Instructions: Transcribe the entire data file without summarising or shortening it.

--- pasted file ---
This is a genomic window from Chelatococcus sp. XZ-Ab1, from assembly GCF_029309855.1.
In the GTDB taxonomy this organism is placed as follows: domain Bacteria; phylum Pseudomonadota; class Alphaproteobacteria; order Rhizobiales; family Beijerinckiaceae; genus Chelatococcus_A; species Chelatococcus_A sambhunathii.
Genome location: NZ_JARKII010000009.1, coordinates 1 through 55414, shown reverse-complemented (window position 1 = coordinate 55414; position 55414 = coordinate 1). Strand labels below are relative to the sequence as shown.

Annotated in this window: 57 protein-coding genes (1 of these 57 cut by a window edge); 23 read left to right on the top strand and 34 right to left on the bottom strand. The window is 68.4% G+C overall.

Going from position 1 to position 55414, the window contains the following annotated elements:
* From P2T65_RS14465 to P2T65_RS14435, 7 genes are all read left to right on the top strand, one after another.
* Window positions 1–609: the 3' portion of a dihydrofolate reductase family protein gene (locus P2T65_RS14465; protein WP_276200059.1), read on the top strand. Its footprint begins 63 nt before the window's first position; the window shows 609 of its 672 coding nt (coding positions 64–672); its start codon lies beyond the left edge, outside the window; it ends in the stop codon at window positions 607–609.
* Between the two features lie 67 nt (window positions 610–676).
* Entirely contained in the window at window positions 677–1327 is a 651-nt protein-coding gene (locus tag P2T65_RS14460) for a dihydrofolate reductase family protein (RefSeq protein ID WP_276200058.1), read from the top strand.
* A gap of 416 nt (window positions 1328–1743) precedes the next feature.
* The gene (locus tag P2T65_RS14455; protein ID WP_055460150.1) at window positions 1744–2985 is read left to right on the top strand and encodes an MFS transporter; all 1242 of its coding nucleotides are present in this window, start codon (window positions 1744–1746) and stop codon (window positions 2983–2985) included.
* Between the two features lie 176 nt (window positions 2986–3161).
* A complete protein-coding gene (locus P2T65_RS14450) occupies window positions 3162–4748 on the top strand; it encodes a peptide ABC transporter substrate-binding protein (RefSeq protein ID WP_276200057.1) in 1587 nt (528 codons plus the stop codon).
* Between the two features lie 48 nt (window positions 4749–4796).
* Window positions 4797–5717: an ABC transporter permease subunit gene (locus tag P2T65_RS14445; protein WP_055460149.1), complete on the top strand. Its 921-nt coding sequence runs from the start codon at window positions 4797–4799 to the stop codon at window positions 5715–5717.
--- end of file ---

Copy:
This is a genomic window from Chelatococcus sp. XZ-Ab1, from assembly GCF_029309855.1.
In the GTDB taxonomy this organism is placed as follows: domain Bacteria; phylum Pseudomonadota; class Alphaproteobacteria; order Rhizobiales; family Beijerinckiaceae; genus Chelatococcus_A; species Chelatococcus_A sambhunathii.
Genome location: NZ_JARKII010000009.1, coordinates 1 through 55414, shown reverse-complemented (window position 1 = coordinate 55414; position 55414 = coordinate 1). Strand labels below are relative to the sequence as shown.

Annotated in this window: 57 protein-coding genes (1 of these 57 cut by a window edge); 23 read left to right on the top strand and 34 right to left on the bottom strand. The window is 68.4% G+C overall.

Going from position 1 to position 55414, the window contains the following annotated elements:
* From P2T65_RS14465 to P2T65_RS14435, 7 genes are all read left to right on the top strand, one after another.
* Window positions 1–609: the 3' portion of a dihydrofolate reductase family protein gene (locus P2T65_RS14465; protein WP_276200059.1), read on the top strand. Its footprint begins 63 nt before the window's first position; the window shows 609 of its 672 coding nt (coding positions 64–672); its start codon lies beyond the left edge, outside the window; it ends in the stop codon at window positions 607–609.
* Between the two features lie 67 nt (window positions 610–676).
* Entirely contained in the window at window positions 677–1327 is a 651-nt protein-coding gene (locus tag P2T65_RS14460) for a dihydrofolate reductase family protein (RefSeq protein ID WP_276200058.1), read from the top strand.
* A gap of 416 nt (window positions 1328–1743) precedes the next feature.
* The gene (locus tag P2T65_RS14455; protein ID WP_055460150.1) at window positions 1744–2985 is read left to right on the top strand and encodes an MFS transporter; all 1242 of its coding nucleotides are present in this window, start codon (window positions 1744–1746) and stop codon (window positions 2983–2985) included.
* Between the two features lie 176 nt (window positions 2986–3161).
* A complete protein-coding gene (locus P2T65_RS14450) occupies window positions 3162–4748 on the top strand; it encodes a peptide ABC transporter substrate-binding protein (RefSeq protein ID WP_276200057.1) in 1587 nt (528 codons plus the stop codon).
* Between the two features lie 48 nt (window positions 4749–4796).
* Window positions 4797–5717: an ABC transporter permease subunit gene (locus tag P2T65_RS14445; protein WP_055460149.1), complete on the top strand. Its 921-nt coding sequence runs from the start codon at window positions 4797–4799 to the stop codon at window positions 5715–5717.